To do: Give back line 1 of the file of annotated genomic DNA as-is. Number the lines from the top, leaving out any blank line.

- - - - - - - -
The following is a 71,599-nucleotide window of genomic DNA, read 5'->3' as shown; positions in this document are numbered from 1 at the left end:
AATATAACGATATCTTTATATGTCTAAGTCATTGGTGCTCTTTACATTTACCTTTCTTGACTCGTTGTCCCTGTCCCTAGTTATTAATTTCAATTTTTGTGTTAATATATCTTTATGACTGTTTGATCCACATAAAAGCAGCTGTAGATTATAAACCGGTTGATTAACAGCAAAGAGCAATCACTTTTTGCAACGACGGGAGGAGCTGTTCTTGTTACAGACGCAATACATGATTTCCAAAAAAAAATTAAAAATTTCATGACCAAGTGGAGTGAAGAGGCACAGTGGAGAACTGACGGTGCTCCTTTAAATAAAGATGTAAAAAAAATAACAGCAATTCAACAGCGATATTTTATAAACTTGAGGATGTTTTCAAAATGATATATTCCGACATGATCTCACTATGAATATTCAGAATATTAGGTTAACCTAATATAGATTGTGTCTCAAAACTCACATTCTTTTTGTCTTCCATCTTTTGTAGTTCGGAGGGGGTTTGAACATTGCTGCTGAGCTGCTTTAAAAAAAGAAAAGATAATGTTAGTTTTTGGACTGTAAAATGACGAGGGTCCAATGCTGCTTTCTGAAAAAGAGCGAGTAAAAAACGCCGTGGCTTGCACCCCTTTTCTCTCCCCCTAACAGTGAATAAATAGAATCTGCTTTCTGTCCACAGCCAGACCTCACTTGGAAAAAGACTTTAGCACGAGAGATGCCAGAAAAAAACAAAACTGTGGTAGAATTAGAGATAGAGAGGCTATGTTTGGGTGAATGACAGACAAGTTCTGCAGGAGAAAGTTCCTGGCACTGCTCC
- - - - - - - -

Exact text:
The following is a 71,599-nucleotide window of genomic DNA, read 5'->3' as shown; positions in this document are numbered from 1 at the left end: